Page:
On January 1, 2016, the United Nations’ 17 Sustainable Development Goals (SDGs) came into effect to end extreme poverty while combatting health, social and economic injustices - with an overarching goal to leave no one behind. With this global context in mind, the 23rd Canadian Conference on Global Health will provide a forum for reflecting on the first 1000 days of global action and implementation of the SDGs as they impact on the health and well-being of nations around the world.
At the end of the conference, participants will:
Become more aware of the diverse research methods, theories, measures and strategies that can be applied to systematically address the subthemes: Tackling poverty and social exclusion; Health of marginalized populations; Sustainable and equitable environmental action and Research; Innovation and Measurement for equitable action.
Better understand the critical success factors that contribute to equitable, sustainable and innovative global action to deliver on the SDGs
Better develop strategies that acknowledge and tackle the power relations between actors within and across countries to ensure no one is left behind
Be inspired to take concerted action through their respective organizations and networks.
Contact: Farha Akhtar, Global Health Manager, College of Medicine.
Global Health Conference
For more information on the 2017 Global Health Conference, please visit the event website.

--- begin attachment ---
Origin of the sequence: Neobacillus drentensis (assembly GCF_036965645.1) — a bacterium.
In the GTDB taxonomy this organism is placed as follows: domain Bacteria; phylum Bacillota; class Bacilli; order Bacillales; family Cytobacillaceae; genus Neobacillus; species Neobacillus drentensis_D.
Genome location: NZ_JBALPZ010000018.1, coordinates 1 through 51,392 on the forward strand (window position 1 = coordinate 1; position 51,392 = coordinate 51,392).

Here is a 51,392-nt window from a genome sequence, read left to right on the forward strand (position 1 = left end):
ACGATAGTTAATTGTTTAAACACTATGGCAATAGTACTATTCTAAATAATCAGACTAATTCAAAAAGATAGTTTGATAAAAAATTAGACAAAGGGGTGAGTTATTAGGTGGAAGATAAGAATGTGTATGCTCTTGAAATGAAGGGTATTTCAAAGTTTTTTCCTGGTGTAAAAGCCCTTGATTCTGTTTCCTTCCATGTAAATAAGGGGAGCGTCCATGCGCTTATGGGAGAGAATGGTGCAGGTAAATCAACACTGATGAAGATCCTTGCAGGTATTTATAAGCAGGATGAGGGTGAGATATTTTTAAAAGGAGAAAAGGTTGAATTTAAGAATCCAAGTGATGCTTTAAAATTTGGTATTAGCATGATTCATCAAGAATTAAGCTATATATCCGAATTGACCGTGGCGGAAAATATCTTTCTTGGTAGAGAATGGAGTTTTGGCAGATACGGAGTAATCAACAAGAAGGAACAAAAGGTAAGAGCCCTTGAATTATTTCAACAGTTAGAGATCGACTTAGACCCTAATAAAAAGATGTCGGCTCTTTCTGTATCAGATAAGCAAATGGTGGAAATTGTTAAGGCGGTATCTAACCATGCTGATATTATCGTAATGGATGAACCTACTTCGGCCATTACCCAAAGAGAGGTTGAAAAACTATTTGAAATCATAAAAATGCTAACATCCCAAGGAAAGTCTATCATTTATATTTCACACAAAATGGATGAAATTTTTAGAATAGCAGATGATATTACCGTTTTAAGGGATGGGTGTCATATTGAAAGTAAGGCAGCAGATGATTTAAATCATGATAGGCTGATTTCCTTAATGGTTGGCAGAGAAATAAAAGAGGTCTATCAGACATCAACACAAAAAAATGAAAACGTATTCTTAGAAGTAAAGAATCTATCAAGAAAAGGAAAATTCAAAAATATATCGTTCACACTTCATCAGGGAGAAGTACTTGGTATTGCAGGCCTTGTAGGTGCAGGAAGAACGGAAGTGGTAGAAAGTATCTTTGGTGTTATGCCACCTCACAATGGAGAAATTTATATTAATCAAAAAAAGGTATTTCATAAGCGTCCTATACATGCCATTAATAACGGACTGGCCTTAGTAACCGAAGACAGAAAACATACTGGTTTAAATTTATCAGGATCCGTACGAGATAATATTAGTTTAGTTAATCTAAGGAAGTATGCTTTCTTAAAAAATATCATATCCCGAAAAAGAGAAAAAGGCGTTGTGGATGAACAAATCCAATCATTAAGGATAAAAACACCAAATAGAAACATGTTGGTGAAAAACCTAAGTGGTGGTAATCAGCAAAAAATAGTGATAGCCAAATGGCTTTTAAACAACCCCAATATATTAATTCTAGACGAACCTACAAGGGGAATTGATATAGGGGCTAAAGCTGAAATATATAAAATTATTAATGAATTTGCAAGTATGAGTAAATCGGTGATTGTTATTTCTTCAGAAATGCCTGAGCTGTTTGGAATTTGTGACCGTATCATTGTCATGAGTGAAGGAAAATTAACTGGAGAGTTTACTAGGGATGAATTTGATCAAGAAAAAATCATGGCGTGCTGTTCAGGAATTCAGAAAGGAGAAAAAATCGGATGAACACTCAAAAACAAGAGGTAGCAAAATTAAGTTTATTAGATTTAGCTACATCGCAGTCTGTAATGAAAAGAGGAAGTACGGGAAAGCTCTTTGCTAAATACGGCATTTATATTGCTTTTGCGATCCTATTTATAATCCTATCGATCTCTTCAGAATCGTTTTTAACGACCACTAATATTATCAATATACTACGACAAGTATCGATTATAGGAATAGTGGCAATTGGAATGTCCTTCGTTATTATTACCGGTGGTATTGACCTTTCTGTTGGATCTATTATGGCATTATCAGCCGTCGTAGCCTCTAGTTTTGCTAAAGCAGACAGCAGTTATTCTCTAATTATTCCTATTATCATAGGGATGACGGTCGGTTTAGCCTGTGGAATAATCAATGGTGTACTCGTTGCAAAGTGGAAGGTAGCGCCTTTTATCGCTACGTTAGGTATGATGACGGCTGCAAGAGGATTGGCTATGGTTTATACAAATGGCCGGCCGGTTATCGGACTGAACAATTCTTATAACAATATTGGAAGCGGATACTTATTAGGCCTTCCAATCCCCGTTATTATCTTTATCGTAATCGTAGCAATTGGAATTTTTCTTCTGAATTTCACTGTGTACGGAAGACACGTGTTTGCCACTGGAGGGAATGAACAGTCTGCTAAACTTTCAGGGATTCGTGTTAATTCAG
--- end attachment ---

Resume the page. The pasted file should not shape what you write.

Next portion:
Social Accountability Strategic Plan
The College of Medicine Social Accountability 2016-2020 Strategic Plan was developed through consultation with faculty, students, and staff and guides the work of the Division of Social Accountability, the Social Accountability Committee and associated committees, and the CoM in its social accountability mandate. The plan is intended to be a living document and will grow and change as appropriate strategies are identified and progress is made.
4 Strategic Goals
Goal 1: Integrate social accountability into learning at the College of Medicine.
Education and training at the university models and teaches professionalism and community-responsiveness, provides meaningful opportunities for community service-learning, and incorporates social accountability into practical training and continuing education throughout the life of a physician’s practice.
Goal 2: Integrate social accountability into research and scholarship at the College of Medicine.
The drivers for research/scholarship are balanced between discovery-driven research and research directed towards meeting the needs of the local and global community. The research conducted contributes to evidence-based practice, quality care, and greater health equity.
Goal 3: The College of Medicine will engage authentically with the community to anticipate and respond to emerging community health needs.